Those were the words on the Gulf Oyster Industry Council’s swank invitation for a party at Acadiana where oyster shuckers, chefs (Chopped winner Cory Bahr among them), iconic restaurateurs and industry pros came together with the East Shellfish Grower’s Association to celebrate the coveted mollusk and ready the troops for Mardi Gras. The best of the bivalve was served to over a hundred guests including Senator Mary Landrieu, author and political strategist Donna Brazile, and WUSA9’s Andrea Roane.
On the raw side were Point aux Pins from Bayou La Batre, Alabama and Karako Bay rock oysters from St. Bernard, LA served up alongside local oysters from Rappahannock Oyster Co. and a unique oyster from Cape May, New Jersey whose meat was pearly white. Side tables held oyster condiments from mignonette and red cocktail sauce (heaven forbid!) to tartar sauce for the fried oysters.
Randol’s Serves Up Oyster Rockefeller Soup
Using Bay Courant oysters from Lafourche, Louisiana Randol’s of Lafayette, Louisiana served up their lusciously rich Oyster Rockefeller Soup; Cory Bahr of Cotton in Monroe, LA created Whipped Parmesan Cheese Gulf Oysters with sea beans, radish and caviar; Ruffino’s famed Baton Rouge Chef and Cookbook Author Peter Sclafani made Open-faced Oyster Ravioli; Drago’s of Metairie, LA Head Chef Tommy Cvtanovich made their signature Oyster Voisin, and all while servers passed around the best crab cakes ever from Acadiana’s Executive Chef Jeff Tunks. I even ran into transplanted native son David Guas of Bayou Bakery who gave me a few tips on making muffulettas for an upcoming Mardi Gras party.
Chefs Peter Sciafani, Katie Gross and Gino Sciafani from Ruffino’s
While shuckers were as busy as alligators in a chicken house, P&J Oyster Company President Al Sunseri talked with Whisk and Quill about the merroir of oysters. “Each Atlantic and East Coast oyster comes from the same species, Crassotrea virginica, yet oysters from different waters don’t taste alike,” he explained. “There’s a big difference in salinity and texture from inlet to cove and bay to bayou in Louisiana.” Sunseri should know. His family business has been operating in New Orleans’ French Quarter since 1876.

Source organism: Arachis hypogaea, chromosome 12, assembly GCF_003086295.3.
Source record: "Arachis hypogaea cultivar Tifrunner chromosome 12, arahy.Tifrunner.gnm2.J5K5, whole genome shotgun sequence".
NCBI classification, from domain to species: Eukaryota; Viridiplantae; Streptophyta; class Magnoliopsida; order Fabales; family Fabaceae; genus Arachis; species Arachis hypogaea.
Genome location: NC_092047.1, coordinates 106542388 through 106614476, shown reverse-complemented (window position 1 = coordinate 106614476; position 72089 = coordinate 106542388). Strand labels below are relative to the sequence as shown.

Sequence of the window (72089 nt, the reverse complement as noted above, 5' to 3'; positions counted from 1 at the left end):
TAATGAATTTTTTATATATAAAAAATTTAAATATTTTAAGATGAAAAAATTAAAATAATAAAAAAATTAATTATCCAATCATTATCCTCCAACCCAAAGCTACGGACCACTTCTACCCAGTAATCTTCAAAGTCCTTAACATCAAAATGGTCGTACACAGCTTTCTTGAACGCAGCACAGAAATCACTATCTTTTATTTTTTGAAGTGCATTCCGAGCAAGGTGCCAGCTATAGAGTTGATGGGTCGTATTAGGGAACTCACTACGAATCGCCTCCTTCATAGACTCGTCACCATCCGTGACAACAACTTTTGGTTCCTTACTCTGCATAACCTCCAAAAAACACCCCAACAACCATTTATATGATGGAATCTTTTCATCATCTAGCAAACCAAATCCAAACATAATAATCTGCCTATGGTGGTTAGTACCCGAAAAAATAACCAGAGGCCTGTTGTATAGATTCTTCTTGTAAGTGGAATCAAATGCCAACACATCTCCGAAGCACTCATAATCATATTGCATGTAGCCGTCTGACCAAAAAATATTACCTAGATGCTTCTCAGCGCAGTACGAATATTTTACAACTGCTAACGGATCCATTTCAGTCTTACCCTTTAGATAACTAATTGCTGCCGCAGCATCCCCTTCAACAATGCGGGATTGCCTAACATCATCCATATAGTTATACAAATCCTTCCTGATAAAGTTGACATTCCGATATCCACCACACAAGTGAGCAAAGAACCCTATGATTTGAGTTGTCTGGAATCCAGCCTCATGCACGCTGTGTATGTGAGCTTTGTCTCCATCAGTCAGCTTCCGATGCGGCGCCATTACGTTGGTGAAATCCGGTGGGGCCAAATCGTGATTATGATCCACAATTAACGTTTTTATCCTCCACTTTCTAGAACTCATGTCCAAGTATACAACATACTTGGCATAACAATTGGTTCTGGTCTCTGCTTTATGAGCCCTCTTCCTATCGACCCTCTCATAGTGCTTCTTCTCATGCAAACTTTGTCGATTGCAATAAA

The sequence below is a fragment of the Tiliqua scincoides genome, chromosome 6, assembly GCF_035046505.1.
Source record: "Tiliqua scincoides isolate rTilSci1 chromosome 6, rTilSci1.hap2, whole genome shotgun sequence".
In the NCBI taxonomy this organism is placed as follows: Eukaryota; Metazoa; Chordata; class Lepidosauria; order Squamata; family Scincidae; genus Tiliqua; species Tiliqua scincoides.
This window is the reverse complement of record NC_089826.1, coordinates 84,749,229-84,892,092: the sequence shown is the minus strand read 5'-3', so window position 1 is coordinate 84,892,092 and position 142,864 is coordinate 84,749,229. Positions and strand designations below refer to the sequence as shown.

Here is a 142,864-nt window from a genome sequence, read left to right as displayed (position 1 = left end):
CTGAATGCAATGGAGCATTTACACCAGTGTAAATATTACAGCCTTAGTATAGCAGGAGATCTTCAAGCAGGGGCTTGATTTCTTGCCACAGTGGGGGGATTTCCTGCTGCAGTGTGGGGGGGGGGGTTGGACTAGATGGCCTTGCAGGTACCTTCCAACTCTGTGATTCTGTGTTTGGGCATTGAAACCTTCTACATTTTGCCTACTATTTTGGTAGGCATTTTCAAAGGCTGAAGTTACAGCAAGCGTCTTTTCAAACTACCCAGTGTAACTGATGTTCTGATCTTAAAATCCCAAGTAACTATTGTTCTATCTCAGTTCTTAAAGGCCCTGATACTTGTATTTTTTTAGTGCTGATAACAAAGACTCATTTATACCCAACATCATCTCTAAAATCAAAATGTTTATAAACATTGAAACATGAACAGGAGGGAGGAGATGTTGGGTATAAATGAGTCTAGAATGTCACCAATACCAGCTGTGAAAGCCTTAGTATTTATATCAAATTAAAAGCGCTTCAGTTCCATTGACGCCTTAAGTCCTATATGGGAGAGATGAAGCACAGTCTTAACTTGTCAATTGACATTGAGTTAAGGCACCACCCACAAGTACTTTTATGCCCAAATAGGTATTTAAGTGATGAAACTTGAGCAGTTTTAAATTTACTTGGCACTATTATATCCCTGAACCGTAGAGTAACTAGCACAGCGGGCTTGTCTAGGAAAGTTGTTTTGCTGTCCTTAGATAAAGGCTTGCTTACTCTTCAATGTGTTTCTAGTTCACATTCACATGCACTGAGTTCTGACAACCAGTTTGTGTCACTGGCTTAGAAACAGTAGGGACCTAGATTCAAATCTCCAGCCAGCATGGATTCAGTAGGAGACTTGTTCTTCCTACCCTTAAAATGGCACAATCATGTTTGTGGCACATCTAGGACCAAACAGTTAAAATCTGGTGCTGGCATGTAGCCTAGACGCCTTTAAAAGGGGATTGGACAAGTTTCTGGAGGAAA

Before we left Chef Randol graciously gave us permission to print his restaurant’s recipe for their fabulous Oyster Rockefeller Soup. “Why not! You’re far enough away,” he assured us.
Oyster Rockefeller Soup
RANDOL’S OYSTER ROCKERFELLER SOUP
- 4 tablespoons of butter
- ½ a diced onion
- ½ a green bell pepper
- 1 rib of diced celery
- 3 tablespoons of all-purpose flour
- 1 cup chicken or vegetable stock
- 1 pint of heavy whipping cream
- ½ pint of fresh Louisiana oysters w/ juice
- 1 teaspoon of ground red pepper
- ¼ teaspoon each of white pepper, dried basil, dried thyme
- 8 ounces of chopped frozen spinach (drained)
- ½ ounce Pernod
- kosher salt to taste
Melt butter in a 4-quart saucepan. Add onions, bell pepper and celery and sweat until translucent, being careful not to brown. Stir in the flour and cook until dissolved. Add chicken stock, red pepper, white pepper, basil and thyme and reduce by one third. Add in the heavy cream and chopped spinach and reduce by half. Add the oysters and their juice and simmer for 5 minutes. Finish with Pernod and season to taste with kosher salt. Serve in a toasted bread bowl. Serves 4-6.
Photo credit Jordan Wright
March 3, 2014
Special to The Alexandria Times